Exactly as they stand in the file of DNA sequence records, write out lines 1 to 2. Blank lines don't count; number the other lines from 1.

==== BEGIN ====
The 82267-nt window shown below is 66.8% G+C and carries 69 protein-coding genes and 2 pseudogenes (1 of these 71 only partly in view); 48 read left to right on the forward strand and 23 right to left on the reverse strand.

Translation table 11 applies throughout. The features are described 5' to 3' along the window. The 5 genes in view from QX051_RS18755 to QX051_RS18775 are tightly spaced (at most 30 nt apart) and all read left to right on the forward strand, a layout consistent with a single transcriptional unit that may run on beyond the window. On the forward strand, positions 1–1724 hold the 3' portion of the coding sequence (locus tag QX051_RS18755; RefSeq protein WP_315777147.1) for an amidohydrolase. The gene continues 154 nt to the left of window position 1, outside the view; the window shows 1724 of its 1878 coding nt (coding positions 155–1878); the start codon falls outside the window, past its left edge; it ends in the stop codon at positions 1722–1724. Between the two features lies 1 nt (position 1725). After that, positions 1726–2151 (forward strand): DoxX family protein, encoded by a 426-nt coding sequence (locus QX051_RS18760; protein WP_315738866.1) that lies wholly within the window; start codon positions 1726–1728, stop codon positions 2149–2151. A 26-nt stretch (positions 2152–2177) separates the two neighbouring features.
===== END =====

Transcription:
The 82267-nt window shown below is 66.8% G+C and carries 69 protein-coding genes and 2 pseudogenes (1 of these 71 only partly in view); 48 read left to right on the forward strand and 23 right to left on the reverse strand.

Translation table 11 applies throughout. The features are described 5' to 3' along the window. The 5 genes in view from QX051_RS18755 to QX051_RS18775 are tightly spaced (at most 30 nt apart) and all read left to right on the forward strand, a layout consistent with a single transcriptional unit that may run on beyond the window. On the forward strand, positions 1–1724 hold the 3' portion of the coding sequence (locus tag QX051_RS18755; RefSeq protein WP_315777147.1) for an amidohydrolase. The gene continues 154 nt to the left of window position 1, outside the view; the window shows 1724 of its 1878 coding nt (coding positions 155–1878); the start codon falls outside the window, past its left edge; it ends in the stop codon at positions 1722–1724. Between the two features lies 1 nt (position 1725). After that, positions 1726–2151 (forward strand): DoxX family protein, encoded by a 426-nt coding sequence (locus QX051_RS18760; protein WP_315738866.1) that lies wholly within the window; start codon positions 1726–1728, stop codon positions 2149–2151. A 26-nt stretch (positions 2152–2177) separates the two neighbouring features.